TMS: Did you have any favorite scenes?
Cameron-Scorsese: There is a scene with their father that I thought were vital but I had to fight to include it because it is very brief and almost silent. The scene after he leaves the bank. And it was important we spend a few moments alone with him, for the information to settle in the character’s mind and in the audience’s mind, so we would align with where he is in his life. It needed to be clear that the journey, small as it might seem, was not easy for this kind of man. And we ended up losing the location we wanted for that scene after he’s left the bank, and had to just use the wall of the place that we were holding our stuff. And I just shot it really close up, and thank God for Adam, who is such a lovely and amazing actor. Because that moment is all about what is going on in his eyes. So that was a gift to find ways to work around the limitations we had.
TMS: What drew you to the script?
Cameron-Scorsese: On March 16th, I got a call from my friend Michael asking me to direct the movie he’s production. And I said “send me the script and we’ll see.” That simple. What I connected to was the ensemble, family nature of the story and sense that there was a heart at the center of the whole story. And going back to the look of the film’s look, and not making it look as hard as a lot of other indie films, a lot of films about the recession have stressed how hard and painful it is, but we also need to remember the resilience and strength people showed on the face of it. Yes, we need to focus on the struggles and sacrifices people had to make. But we also needed to focus on the way people were getting by and moving forward. And in terms of the brotherhood aspect, the draft of the script I got, Michael and Wally’s relationship had an intimacy that I thought would be really interesting to explore. The intimate, loving kind of friendship the brothers have. Because I liked the idea of exploring the different types of love throughout the story…family love, friendship, romance. Even the failed romance of divorce is a kind of love. So I wanted to stress, with the production design and look of the film that even if people were going through a hard time, the family’s house would feel lived in and loved on.
TMS: Have you ever thought about what you were able to bring to this kind of story?
Cameron-Scorsese: I totally connected to the family first and foremost. But in the course of pre-production, we made sure that all the characters had a 360-degree quality. I was honestly concerned about having female characters that might seem like “the madonna,” “the whore,” “the crone,” “the martyr.” I wanted to make sure that when we were dealing with people’s frailties, regardless of their gender, we were seeing them in a balanced and contextual light. I do think that considering my previous work on shorts it was interesting to balance out the group as the protagonist and a character going on a personal journey. Because I’ve had a short about a woman who experiences self-discovery, that was the first short I had at Tribeca. And I had another short about a family dealing with the loss of their mother. So this film felt strangely logical, and it was exciting to dive into the world that isn’t black or white. The really juicy stuff is in the mess when people try to be the very best they can be.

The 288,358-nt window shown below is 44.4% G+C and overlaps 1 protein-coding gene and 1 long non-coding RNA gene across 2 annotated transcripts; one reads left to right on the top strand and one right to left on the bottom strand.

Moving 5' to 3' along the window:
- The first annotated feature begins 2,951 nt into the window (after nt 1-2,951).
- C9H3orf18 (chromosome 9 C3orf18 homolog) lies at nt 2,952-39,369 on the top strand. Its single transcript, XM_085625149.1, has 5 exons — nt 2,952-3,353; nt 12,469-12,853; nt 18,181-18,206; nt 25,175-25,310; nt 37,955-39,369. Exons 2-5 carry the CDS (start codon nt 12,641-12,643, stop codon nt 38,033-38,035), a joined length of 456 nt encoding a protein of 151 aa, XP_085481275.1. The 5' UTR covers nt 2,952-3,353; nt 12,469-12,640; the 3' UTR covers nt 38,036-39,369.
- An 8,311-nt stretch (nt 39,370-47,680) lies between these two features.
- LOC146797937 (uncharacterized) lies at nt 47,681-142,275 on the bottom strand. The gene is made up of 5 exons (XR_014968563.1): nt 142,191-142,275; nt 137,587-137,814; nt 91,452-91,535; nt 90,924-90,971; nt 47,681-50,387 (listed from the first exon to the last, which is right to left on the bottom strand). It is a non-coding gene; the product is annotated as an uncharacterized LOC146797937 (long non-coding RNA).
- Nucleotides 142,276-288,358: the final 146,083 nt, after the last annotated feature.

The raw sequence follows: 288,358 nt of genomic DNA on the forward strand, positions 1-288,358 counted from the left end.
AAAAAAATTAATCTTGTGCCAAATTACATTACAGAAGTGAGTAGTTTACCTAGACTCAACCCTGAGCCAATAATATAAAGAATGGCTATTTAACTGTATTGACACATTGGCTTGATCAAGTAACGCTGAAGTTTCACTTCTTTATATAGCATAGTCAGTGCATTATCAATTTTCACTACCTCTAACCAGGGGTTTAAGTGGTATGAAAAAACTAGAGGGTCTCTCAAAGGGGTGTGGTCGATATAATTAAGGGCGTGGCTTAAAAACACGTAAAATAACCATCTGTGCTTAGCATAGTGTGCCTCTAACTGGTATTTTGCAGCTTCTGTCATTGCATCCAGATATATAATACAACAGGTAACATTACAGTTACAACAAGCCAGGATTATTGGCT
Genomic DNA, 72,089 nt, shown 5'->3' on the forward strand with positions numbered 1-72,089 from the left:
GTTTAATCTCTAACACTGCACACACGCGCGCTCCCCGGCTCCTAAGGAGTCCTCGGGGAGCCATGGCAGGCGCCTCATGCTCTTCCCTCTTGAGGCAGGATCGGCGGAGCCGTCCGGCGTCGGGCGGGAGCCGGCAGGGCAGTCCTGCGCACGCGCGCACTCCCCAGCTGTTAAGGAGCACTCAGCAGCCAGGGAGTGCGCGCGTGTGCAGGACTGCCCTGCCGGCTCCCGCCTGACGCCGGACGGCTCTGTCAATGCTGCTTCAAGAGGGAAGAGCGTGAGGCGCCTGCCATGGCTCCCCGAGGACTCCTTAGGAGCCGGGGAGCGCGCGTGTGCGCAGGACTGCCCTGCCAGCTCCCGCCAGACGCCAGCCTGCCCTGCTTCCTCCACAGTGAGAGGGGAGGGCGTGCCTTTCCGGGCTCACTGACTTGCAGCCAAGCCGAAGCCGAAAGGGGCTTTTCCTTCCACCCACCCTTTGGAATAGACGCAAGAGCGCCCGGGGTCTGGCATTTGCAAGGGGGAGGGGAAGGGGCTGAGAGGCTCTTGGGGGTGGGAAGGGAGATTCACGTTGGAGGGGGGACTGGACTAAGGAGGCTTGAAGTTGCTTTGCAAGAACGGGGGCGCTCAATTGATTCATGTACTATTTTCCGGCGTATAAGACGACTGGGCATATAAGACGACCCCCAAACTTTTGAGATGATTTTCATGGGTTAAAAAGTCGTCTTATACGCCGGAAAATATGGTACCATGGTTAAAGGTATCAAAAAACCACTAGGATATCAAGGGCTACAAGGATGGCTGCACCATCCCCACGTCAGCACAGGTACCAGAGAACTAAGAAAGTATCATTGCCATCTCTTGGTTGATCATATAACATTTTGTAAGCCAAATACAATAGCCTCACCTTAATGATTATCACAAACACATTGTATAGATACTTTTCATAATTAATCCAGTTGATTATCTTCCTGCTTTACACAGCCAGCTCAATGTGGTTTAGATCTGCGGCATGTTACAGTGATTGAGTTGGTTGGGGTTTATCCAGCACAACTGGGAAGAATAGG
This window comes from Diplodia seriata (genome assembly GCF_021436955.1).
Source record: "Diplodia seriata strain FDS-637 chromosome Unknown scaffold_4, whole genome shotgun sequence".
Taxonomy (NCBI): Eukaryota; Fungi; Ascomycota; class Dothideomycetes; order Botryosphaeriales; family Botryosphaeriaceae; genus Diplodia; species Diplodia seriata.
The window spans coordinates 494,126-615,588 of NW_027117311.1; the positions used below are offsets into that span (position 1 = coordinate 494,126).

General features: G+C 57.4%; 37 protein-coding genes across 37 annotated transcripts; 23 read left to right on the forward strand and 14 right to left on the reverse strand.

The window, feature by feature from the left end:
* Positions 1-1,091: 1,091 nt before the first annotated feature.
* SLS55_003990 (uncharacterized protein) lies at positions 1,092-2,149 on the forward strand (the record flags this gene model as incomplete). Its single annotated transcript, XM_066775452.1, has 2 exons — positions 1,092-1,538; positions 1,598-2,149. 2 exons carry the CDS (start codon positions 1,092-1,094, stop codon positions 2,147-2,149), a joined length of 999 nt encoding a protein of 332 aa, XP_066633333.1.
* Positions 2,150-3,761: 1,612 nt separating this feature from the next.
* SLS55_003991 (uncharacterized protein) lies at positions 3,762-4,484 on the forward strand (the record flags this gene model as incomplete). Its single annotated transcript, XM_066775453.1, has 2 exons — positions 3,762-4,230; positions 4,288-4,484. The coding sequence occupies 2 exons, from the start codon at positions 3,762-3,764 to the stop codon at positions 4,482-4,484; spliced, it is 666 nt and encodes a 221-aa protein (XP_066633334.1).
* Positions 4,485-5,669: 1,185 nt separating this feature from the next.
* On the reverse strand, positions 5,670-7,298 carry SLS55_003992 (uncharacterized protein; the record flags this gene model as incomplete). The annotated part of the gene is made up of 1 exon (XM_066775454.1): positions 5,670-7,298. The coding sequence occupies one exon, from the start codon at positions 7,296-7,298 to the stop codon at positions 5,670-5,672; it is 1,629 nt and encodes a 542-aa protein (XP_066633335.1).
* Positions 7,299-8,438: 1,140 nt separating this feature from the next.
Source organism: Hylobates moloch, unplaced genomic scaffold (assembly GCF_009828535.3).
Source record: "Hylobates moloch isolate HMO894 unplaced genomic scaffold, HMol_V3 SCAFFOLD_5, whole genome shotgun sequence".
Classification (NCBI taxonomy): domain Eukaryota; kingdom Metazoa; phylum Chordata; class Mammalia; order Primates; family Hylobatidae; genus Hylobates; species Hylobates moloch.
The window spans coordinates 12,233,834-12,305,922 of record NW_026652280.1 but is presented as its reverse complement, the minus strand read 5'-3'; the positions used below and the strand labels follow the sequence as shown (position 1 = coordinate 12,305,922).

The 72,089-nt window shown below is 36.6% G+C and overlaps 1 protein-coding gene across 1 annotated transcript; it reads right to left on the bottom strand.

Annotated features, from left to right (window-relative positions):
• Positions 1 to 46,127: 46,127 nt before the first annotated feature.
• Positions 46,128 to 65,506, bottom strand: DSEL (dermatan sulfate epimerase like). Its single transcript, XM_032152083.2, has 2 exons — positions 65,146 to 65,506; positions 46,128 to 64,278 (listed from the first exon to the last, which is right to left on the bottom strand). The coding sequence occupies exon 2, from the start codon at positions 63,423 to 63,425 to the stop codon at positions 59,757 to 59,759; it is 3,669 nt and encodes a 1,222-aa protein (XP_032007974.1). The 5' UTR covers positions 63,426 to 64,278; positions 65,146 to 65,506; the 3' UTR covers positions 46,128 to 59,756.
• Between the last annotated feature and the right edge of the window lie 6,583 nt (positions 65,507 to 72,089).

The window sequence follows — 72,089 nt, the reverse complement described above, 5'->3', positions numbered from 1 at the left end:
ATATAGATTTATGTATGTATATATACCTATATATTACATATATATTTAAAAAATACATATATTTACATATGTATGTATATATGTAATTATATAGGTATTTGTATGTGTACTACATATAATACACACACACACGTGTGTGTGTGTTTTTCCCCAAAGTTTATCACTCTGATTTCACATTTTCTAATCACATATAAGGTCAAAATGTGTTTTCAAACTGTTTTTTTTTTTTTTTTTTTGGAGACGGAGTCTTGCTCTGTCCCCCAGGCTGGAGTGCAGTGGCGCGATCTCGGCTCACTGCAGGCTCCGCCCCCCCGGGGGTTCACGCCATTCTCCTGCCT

TMS: Since the financial crisis we’ve been very quick to turn those who worked on Wall Street into the villains. So it’s very interesting to have a film in which the protagonist is from Wall Street. Did you look at how people involved in the recession had been portrayed on screen before and how you could add a bit more nuance and humanity to those types?
Cameron-Scorsese: I did, and noticed that the images we were getting were almost circus-like. And I’m lucky that I didn’t have to explain how the crisis happened because another filmmaker already did that brilliantly. But what I wanted to do was really think about where we are culturally when it comes to how we talk about money. We can rattle off numbers and statistics, but to put it in human terms is much harder, and I took that challenge seriously. Because I think it is important if we want to see real change to look at the human side. So it was more interesting to start with someone who had been drawn into the life. And you have to acknowledge the seductive side of that life, not just the money he wanted but the dreams he had. And we can place a value judgment on his ambitions and dreams, but eventually, you have to put things into the larger context and accept how inner-connected we all are.
Almost Paris premieres Friday night at the Tribeca Film Festival as a special screening.
Lesley Coffin is a New York transplant from the midwest. She is the New York-based writer/podcast editor for Filmoria and film contributor at The Interrobang. When not doing that, she’s writing books on classic Hollywood, including Lew Ayres: Hollywood’s Conscientious Objector and her new book Hitchcock’s Stars: Alfred Hitchcock and the Hollywood Studio System.